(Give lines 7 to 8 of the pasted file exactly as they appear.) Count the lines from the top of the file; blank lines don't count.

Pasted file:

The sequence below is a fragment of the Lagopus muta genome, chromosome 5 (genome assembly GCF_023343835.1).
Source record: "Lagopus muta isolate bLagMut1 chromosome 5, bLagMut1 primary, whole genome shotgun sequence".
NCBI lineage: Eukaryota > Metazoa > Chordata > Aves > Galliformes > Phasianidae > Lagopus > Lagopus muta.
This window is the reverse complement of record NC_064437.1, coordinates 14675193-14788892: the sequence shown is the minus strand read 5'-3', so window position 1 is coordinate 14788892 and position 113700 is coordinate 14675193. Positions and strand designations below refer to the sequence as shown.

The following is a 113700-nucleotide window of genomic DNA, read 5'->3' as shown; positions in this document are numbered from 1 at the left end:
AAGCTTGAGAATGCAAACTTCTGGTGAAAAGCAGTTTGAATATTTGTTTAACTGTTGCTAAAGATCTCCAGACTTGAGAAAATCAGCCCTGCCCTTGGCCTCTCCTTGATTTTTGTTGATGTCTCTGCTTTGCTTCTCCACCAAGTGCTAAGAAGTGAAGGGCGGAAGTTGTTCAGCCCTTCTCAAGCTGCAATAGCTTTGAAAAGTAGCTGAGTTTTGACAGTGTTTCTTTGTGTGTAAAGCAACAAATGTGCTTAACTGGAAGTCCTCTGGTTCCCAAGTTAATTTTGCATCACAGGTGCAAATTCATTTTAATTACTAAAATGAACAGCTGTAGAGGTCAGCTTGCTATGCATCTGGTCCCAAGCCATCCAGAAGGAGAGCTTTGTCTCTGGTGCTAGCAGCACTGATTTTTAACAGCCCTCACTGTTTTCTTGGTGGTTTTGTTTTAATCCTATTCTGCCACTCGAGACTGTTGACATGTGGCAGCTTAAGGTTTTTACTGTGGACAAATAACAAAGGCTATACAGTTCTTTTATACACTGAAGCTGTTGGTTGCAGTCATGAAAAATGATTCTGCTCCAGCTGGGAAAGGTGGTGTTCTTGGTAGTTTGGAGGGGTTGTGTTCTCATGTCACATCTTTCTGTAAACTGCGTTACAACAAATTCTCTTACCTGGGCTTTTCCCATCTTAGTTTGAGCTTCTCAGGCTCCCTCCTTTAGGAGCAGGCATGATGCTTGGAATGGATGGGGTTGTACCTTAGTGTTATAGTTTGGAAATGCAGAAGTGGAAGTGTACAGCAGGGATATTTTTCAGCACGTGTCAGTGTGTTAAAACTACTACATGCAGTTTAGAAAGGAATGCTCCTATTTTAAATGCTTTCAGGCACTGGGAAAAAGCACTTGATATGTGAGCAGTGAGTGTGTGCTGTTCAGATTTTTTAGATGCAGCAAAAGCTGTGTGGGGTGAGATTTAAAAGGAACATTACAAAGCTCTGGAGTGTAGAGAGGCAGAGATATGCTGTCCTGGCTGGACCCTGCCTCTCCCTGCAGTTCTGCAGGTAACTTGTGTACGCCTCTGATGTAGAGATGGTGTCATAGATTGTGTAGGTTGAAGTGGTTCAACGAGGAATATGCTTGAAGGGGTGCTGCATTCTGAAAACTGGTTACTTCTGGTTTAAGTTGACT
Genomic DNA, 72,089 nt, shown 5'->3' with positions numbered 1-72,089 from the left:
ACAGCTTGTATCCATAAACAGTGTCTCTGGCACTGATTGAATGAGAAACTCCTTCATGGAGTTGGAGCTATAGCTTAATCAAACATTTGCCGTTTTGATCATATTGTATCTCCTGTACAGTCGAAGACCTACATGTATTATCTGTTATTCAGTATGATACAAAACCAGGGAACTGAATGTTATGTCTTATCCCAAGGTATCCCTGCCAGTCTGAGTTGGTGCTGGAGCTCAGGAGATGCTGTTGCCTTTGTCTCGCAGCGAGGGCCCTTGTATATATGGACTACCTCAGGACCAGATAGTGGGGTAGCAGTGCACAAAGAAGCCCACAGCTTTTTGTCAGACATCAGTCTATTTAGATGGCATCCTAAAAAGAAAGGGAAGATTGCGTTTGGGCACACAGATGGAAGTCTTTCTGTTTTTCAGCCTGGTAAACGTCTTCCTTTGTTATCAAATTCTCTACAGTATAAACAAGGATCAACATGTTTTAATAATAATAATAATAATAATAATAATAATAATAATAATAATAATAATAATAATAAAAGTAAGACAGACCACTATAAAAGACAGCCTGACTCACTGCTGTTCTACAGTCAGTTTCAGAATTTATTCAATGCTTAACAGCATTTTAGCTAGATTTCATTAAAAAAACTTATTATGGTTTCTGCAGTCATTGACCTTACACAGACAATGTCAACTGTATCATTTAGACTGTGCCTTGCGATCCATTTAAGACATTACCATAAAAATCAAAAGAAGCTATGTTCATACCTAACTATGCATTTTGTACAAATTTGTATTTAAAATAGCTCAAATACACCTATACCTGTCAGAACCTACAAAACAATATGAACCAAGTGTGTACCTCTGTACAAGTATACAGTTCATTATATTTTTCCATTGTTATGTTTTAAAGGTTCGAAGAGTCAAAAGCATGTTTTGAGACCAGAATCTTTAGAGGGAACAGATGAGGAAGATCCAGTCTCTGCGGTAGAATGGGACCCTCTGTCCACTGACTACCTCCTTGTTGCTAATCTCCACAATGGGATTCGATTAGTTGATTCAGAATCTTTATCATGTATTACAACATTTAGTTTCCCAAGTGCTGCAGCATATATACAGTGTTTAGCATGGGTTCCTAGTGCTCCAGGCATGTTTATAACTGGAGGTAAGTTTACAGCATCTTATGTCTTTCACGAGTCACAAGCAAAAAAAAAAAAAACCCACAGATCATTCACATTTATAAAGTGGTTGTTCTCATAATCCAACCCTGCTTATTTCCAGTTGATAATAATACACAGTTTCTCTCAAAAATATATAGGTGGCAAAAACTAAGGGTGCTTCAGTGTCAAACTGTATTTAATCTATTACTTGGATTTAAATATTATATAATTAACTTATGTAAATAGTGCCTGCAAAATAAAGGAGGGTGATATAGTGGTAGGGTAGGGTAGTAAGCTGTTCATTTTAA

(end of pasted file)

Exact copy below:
Genomic DNA, 72,089 nt, shown 5'->3' with positions numbered 1-72,089 from the left:
ACAGCTTGTATCCATAAACAGTGTCTCTGGCACTGATTGAATGAGAAACTCCTTCATGGAGTTGGAGCTATAGCTTAATCAAACATTTGCCGTTTTGATCATATTGTATCTCCTGTACAGTCGAAGACCTACATGTATTATCTGTTATTCAGTATGATACAAAACCAGGGAACTGAATGTTATGTCTTATCCCAAGGTATCCCTGCCAGTCTGAGTTGGTGCTGGAGCTCAGGAGATGCTGTTGCCTTTGTCTCGCAGCGAGGGCCCTTGTATATATGGACTACCTCAGGACCAGATAGTGGGGTAGCAGTGCACAAAGAAGCCCACAGCTTTTTGTCAGACATCAGTCTATTTAGATGGCATCCTAAAAAGAAAGGGAAGATTGCGTTTGGGCACACAGATGGAAGTCTTTCTGTTTTTCAGCCTGGTAAACGTCTTCCTTTGTTATCAAATTCTCTACAGTATAAACAAGGATCAACATGTTTTAATAATAATAATAATAATAATAATAATAATAATAATAATAATAATAATAATAATAAAAGTAAGACAGACCACTATAAAAGACAGCCTGACTCACTGCTGTTCTACAGTCAGTTTCAGAATTTATTCAATGCTTAACAGCATTTTAGCTAGATTTCATTAAAAAAACTTATTATGGTTTCTGCAGTCATTGACCTTACACAGACAATGTCAACTGTATCATTTAGACTGTGCCTTGCGATCCATTTAAGACATTACCATAAAAATCAAAAGAAGCTATGTTCATACCTAACTATGCATTTTGTACAAATTTGTATTTAAAATAGCTCAAATACACCTATACCTGTCAGAACCTACAAAACAATATGAACCAAGTGTGTACCTCTGTACAAGTATACAGTTCATTATATTTTTCCATTGTTATGTTTTAAAGGTTCGAAGAGTCAAAAGCATGTTTTGAGACCAGAATCTTTAGAGGGAACAGATGAGGAAGATCCAGTCTCTGCGGTAGAATGGGACCCTCTGTCCACTGACTACCTCCTTGTTGCTAATCTCCACAATGGGATTCGATTAGTTGATTCAGAATCTTTATCATGTATTACAACATTTAGTTTCCCAAGTGCTGCAGCATATATACAGTGTTTAGCATGGGTTCCTAGTGCTCCAGGCATGTTTATAACTGGAGGTAAGTTTACAGCATCTTATGTCTTTCACGAGTCACAAGCAAAAAAAAAAAAAACCCACAGATCATTCACATTTATAAAGTGGTTGTTCTCATAATCCAACCCTGCTTATTTCCAGTTGATAATAATACACAGTTTCTCTCAAAAATATATAGGTGGCAAAAACTAAGGGTGCTTCAGTGTCAAACTGTATTTAATCTATTACTTGGATTTAAATATTATATAATTAACTTATGTAAATAGTGCCTGCAAAATAAAGGAGGGTGATATAGTGGTAGGGTAGGGTAGTAAGCTGTTCATTTTAA